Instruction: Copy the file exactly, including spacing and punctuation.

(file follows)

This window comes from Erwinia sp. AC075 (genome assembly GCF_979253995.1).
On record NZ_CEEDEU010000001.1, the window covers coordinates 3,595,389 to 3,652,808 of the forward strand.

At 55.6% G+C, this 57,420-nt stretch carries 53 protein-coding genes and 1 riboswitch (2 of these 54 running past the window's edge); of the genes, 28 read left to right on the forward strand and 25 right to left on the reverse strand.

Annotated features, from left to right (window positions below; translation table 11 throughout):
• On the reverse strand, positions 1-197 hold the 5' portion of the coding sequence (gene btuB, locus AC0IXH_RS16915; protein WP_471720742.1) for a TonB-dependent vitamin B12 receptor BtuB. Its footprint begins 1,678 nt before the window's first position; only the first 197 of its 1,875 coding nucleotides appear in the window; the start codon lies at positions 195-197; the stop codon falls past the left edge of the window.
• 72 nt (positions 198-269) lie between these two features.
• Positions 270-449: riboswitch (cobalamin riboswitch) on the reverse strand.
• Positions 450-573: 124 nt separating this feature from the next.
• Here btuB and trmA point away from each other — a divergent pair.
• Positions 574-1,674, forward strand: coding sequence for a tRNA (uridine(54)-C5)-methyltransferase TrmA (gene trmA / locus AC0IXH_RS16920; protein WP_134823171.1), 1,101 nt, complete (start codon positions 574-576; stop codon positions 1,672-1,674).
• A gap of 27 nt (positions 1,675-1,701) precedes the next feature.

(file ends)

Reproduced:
This window comes from Erwinia sp. AC075 (genome assembly GCF_979253995.1).
On record NZ_CEEDEU010000001.1, the window covers coordinates 3,595,389 to 3,652,808 of the forward strand.

At 55.6% G+C, this 57,420-nt stretch carries 53 protein-coding genes and 1 riboswitch (2 of these 54 running past the window's edge); of the genes, 28 read left to right on the forward strand and 25 right to left on the reverse strand.

Annotated features, from left to right (window positions below; translation table 11 throughout):
• On the reverse strand, positions 1-197 hold the 5' portion of the coding sequence (gene btuB, locus AC0IXH_RS16915; protein WP_471720742.1) for a TonB-dependent vitamin B12 receptor BtuB. Its footprint begins 1,678 nt before the window's first position; only the first 197 of its 1,875 coding nucleotides appear in the window; the start codon lies at positions 195-197; the stop codon falls past the left edge of the window.
• 72 nt (positions 198-269) lie between these two features.
• Positions 270-449: riboswitch (cobalamin riboswitch) on the reverse strand.
• Positions 450-573: 124 nt separating this feature from the next.
• Here btuB and trmA point away from each other — a divergent pair.
• Positions 574-1,674, forward strand: coding sequence for a tRNA (uridine(54)-C5)-methyltransferase TrmA (gene trmA / locus AC0IXH_RS16920; protein WP_134823171.1), 1,101 nt, complete (start codon positions 574-576; stop codon positions 1,672-1,674).
• A gap of 27 nt (positions 1,675-1,701) precedes the next feature.